me and it's showing its light on me and I said, "pull us up." And it was the
same crewmen. And I said pull us up, pull up the boat because he's going to
drown. And he said, "If you want to be rescued, wait for the Coast Guard
boat." And he turned the boat around.

SERGIO PERODIN (through translators) They started going around us in a circle
fast creating a whirlpool that sucked the people down to get rid of everybody
because they didn't want to leave any witnesses to this tragedy.

REYNALDO CARRAZANA (through translators) I didn't know how to swim. I just
floated. It seems that the boat's freezer was nearby and I hung onto it. And a
number of people were there hanging onto it, too.

MARIA VICTORIA GARCIA (through translators)I tried to reach that group. When
I get there I hold onto the board because they were holding onto a piece of
wood. I tried to hold onto the piece of wood. It was the ice pot that had
come off the tugboat. But there were many people hanging onto it and when I
held onto it, it seems that my weight made the boat overturn and a lot of
people fell on me. And it was then that I let go of my son and I tried to
grab him again but I couldn't. It was so fast, he just went and I couldn't
grab him.

SERGlO PERODIN (through translators) We saw in the distance a boat with a
Greek flag that appeared to be what stopped them. lt looked like the boat was
watching what they were doing, the murder they were committing. So they
stopped and decided to pick us up.

JORGE GARCIA (Havana) (through translators) When I asked my daughter, "What
about Juan Mario?" "Papa, he's lost." "And Joel?" "Papa, he's lost." And
Ernesto? "Papa, he's lost." And then we knew that other members of the family
were all lost, 14 in all.

JANETTE HERNANDEZ (through translators) Fidel is the only one who could have
given the order to sink the boat. And soon after the boat sank, the captain of
one of the fire boats was decorated as a hero.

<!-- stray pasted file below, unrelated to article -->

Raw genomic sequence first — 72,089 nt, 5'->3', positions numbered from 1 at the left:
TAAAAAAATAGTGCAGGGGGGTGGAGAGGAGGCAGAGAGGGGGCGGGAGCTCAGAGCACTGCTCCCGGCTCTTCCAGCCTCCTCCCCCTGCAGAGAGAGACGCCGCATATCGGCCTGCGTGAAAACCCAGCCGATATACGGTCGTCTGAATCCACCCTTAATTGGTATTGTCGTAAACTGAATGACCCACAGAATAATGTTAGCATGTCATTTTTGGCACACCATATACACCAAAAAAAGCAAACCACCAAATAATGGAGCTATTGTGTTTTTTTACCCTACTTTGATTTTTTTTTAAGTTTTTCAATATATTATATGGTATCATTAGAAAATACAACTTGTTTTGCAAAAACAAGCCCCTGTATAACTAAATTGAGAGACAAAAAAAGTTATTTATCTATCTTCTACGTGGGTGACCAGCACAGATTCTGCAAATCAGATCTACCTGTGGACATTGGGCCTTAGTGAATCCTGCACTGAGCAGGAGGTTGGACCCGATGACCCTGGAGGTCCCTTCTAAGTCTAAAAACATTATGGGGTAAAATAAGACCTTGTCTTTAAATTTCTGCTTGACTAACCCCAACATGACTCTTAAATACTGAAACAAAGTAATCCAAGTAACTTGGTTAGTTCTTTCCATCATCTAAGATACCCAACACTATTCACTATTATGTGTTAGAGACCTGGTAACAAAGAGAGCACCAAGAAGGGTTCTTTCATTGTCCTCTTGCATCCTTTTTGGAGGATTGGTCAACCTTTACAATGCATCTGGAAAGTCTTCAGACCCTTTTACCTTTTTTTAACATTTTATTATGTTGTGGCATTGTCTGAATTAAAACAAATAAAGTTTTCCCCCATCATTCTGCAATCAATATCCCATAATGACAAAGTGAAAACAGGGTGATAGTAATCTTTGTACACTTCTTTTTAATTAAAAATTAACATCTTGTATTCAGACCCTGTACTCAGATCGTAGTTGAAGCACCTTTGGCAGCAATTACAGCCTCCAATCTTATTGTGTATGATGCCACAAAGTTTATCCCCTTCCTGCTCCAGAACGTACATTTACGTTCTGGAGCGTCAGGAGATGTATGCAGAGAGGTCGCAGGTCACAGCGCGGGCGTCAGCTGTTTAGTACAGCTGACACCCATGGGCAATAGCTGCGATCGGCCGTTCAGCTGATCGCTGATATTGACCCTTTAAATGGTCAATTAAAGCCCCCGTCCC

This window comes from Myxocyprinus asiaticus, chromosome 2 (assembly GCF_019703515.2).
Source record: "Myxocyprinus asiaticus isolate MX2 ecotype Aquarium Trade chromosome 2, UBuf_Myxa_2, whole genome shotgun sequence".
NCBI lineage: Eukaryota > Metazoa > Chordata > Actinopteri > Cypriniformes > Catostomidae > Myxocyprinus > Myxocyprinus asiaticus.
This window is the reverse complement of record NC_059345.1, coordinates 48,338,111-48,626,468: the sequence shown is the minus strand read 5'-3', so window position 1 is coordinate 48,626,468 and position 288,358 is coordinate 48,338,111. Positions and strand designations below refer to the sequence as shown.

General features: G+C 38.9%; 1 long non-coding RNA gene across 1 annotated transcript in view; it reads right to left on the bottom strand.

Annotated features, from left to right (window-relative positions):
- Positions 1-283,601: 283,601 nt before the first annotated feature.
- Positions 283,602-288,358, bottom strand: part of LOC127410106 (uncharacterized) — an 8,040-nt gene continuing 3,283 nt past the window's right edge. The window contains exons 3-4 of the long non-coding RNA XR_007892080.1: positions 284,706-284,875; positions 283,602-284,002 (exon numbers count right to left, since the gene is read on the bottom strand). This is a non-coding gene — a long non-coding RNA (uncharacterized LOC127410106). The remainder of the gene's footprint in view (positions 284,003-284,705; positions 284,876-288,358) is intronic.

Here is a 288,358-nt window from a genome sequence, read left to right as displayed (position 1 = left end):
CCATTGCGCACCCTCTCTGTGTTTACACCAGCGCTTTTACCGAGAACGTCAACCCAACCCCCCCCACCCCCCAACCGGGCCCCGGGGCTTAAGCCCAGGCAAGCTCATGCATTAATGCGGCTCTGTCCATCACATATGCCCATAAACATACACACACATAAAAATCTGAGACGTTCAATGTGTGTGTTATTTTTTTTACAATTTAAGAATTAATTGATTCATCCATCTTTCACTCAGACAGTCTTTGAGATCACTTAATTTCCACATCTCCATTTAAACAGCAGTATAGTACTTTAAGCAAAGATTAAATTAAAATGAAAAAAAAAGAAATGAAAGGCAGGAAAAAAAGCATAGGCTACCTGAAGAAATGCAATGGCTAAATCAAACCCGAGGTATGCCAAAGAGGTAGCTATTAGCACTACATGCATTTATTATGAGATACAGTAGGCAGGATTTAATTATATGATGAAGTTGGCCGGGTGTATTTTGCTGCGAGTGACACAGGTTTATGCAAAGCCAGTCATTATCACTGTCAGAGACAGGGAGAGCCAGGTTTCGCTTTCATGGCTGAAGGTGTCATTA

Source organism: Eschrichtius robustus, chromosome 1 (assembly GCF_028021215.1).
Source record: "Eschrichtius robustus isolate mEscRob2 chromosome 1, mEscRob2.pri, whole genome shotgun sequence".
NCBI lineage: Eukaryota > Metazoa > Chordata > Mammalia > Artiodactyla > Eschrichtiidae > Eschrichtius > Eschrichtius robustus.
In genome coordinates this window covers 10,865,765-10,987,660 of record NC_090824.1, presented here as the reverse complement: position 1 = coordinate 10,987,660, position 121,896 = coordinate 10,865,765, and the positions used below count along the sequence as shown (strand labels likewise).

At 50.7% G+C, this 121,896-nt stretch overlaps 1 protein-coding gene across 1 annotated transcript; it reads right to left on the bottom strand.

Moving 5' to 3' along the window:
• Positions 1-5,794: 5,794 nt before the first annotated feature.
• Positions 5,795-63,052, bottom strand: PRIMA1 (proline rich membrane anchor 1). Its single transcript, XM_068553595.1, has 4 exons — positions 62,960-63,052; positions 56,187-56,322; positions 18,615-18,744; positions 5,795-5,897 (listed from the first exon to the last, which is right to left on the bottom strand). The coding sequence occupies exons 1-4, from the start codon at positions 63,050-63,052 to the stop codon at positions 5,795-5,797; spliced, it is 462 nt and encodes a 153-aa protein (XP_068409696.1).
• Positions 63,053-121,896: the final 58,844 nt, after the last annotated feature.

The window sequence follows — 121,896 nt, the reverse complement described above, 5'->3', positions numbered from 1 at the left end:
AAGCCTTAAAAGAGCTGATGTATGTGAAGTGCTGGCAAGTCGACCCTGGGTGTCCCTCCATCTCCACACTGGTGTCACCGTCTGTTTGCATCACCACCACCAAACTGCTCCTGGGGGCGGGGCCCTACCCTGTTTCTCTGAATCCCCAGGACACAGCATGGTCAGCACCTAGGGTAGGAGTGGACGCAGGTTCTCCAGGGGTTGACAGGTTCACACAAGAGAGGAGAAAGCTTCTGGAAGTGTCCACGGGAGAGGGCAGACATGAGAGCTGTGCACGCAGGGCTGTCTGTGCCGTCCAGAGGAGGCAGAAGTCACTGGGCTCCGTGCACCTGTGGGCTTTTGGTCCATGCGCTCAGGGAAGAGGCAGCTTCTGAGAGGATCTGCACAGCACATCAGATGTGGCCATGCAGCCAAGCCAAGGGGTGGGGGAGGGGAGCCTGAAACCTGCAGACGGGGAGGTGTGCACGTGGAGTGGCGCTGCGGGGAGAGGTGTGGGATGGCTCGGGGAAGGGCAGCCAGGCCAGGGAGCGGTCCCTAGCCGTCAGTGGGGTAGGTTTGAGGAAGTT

TED KOPPEL (VO) Jorge Garcia lost his son. In this picture, you can see a
chain around his son's neck. Against all odds, it was brought back to the

JORGE GARCIA (through translators) This chain is a symbol for me. it
preserves the sweat of my son. This chain was around his neck. lt was brought
to me through the generosity of a survivor. I will keep it forever. My wife
gave this chain to my son. lt has the image of the Pope. lt has double
significance for me, the memory of my son and the image of the Pope, who very
soon will come to Cuba. (Commercial Break)

ANNOUNCER ABC News Nightline continues. Once again reporting from Havana,
Cuba, Ted Koppel.

TED KOPPEL The Castro government had dismissed the tugboat sinking as an
accident and insisted that no one in the government could have played any
role. But then the church cleared its throat.

LIZ BALMASEDA I think the letter that came from the Pope really showed that
there was an important international ring to this incident, that somebody at
least, somebody as important as the Pope knew what had happened.

TED KOPPEL (VO) The letter from the Vatican's secretary of state read, in
part, "It profoundly saddened the Holy Father to hear of the deplorable death
of the families on a boat," and then, "I ask that you extend to the families
the Holy Father's deepest sympathy and to express his concern and feelings of

JANETTE HERNANDEZ (through translators) He sent us his condolences for what
had happened and when I received it, I said to myself, well, at least people
knew about what happened.

TED KOPPEL (VO) Janette Hernandez and her husband, who also survived the
sinking of the tugboat, went to sea again, this time on a raft, and made it
to Miami, where they have created a new life. Maria Garcia, who lost 14
members of her family, also lost her job. She says she is under constant